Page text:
Website launch: Training Insight

Who doesn’t love a good referral? In this case, Dianna Sanchez was so happy with her new site design, she referred one of her neighbors to me for some website work.

Training InsightChristine McKay runs her own consulting practice, Training Insight, doing custom training and computer setup for financial software (specifically QuickBooks and Sage Timeslips) in Cambridge, MA. She’s been in business for many years, which is great for her clients. On the downside, her website www.trnginsight.com hadn’t been updated since 2004, and it was time for an overhaul. (Skip to the end of this post for the before-and-after slideshow… because, also, who doesn’t love a good before-and-after?)

Christine already has an established visual identity that is serving her well, and she wasn’t looking for rebranding or significant changes to the look of her site. What she mostly wanted help with was search engine optimization, in order to enhance her site’s reach and visibility to potential new clients. However, I told her that SEO would be best served by some structural adjustments to her site:

  • The majority of her content was contained in one long page titled “Services”. Search engines love specificity and hate redundancy, so I suggested breaking this topic up into several distinct pages. This way, each page could have a single H1 tag (indicating the top-level heading), helping search engines home in on the real focus of that page and distinguish her various pages from each other.
  • At the same time, I wanted to preserve the URL structure of her existing pages so that they would retain their ranking and traffic history.
  • The old site used graphics rather than live text to display such essential elements as page headers and callout boxes. This made sense in the early 2000s, when webfonts were difficult to control, but it’s terrible for SEO. Since Training Insight’s logotype font, Optima, is a classic sans-serif typeface suitable for both text and display, I implemented a webfont version to use throughout the site.
  • Behind the scenes, her pages needed basic SEO metadata such as titles, descriptions, and image alt tags. Fleshing these fields out is just due diligence.
  • Adding links out to other pages about her business, such as her excellent reviews on Intuit’s QuickBooks ProAdvisor site and Training Insight’s listing on Cambridge Local First, would help build her site’s reputation in search engine rankings — and, of course, with her visitors.

Some of my other recommendations focused more on user experience.

  • Rather than include a separate “Home” link in the navigation, I suggested creating a consistent header section that would appear on every page, above the navigation bar, with a clickable logo that drives back to the front page. This convention has become the modern standard.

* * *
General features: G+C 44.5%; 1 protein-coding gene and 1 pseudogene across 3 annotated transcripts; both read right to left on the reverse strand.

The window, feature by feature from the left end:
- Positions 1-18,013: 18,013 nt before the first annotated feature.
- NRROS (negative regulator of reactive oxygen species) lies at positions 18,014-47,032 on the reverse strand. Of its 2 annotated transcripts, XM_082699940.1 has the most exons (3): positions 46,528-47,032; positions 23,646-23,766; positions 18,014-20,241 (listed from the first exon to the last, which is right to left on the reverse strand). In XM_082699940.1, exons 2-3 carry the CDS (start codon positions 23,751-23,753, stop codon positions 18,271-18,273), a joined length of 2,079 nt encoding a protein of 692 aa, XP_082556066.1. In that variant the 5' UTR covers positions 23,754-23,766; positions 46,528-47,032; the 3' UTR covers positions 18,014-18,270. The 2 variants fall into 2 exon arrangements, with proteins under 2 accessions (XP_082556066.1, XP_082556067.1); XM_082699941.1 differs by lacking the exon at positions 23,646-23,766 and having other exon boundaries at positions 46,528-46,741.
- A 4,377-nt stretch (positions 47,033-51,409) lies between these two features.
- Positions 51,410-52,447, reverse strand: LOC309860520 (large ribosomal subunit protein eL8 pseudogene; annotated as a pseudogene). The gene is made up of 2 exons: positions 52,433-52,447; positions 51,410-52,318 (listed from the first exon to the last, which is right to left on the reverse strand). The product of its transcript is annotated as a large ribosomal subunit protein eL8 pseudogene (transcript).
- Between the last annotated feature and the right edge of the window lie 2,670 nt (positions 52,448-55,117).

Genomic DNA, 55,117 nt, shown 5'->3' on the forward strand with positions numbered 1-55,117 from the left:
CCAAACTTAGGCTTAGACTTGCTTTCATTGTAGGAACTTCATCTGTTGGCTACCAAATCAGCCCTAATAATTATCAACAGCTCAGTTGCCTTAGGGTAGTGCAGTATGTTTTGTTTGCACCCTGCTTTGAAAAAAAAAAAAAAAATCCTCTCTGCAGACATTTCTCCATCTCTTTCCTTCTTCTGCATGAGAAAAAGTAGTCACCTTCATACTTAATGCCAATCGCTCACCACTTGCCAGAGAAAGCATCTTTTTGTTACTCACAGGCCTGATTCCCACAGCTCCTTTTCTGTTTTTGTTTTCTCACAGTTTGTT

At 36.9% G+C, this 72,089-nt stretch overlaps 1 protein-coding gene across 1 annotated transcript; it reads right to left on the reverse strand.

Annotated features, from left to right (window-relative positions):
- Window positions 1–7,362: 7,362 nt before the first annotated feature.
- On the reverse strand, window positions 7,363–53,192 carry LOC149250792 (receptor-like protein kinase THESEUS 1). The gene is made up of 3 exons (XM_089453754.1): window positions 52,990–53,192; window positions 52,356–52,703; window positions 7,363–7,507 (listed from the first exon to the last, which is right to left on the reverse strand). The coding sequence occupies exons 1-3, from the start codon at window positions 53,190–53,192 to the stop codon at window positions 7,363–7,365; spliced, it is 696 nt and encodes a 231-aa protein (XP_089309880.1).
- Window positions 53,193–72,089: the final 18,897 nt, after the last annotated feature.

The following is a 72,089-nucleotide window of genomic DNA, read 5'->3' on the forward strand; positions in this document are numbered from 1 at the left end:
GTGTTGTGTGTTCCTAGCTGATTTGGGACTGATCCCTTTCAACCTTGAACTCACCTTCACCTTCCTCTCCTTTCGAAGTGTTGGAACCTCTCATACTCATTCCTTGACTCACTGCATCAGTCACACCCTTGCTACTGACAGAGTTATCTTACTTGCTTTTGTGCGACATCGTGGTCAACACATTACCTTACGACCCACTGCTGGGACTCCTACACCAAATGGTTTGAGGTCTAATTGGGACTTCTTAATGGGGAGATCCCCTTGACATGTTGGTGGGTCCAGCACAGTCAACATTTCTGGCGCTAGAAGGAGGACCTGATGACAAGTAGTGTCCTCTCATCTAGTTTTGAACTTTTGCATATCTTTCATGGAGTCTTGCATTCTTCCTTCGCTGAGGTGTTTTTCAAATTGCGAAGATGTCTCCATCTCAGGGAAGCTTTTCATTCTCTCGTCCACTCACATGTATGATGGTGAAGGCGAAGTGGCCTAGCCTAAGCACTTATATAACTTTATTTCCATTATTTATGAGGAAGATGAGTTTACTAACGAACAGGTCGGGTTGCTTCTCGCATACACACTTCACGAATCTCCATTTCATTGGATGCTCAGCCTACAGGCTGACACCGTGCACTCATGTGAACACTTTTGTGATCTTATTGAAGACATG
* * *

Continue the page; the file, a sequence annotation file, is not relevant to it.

• Adding some hierarchy to her site organization would improve her user experience, but it would also need to be reflected in the top navigation, e.g., with dropdown menus. The final menu tabs, which I adapted from CSSmenumaker.com, are a simple CSS-only structure so they don’t require JavaScript.
  • Increasing site traffic doesn’t mean much if your visitors aren’t driven to convert – meaning, in this case, submit an inquiry. Each page needed a clear call to action, such as a prominent button saying “Get Started”. The action itself could just be an email link, but adding a fully featured contact form gives a more professional look.
  • In a few places, offers such as “Contact us for a sample training agenda” were buried in the page copy. While there’s something to be said for giving prospects a reason to reach out to you — or requiring an email address in exchange for a deliverable — it’s more appropriate if you’re publishing something of specific value to them. The documents Christine was offering were more like sales materials, in the vein of demonstrating her expertise, so I recommended lowering the barrier by posting PDFs directly to her site as downloadable assets. (In the end, we cut some of these documents altogether. We kept one downloadable presentation, which I re-typeset to tighten the format and incorporate her branding fonts and logo.)

Besides these structural changes, I did some general freshening: modernizing the page layout (and making it mobile-responsive rather than fixed-width), picking out new photos, creating graphical treatments of some text-heavy sections, and playing up her branding colors to brighten the overall look.

You can check out the before-and-after below.

This slideshow requires JavaScript.

And, of course, if you need QuickBooks training (whether in greater Boston or remotely), call on Christine!

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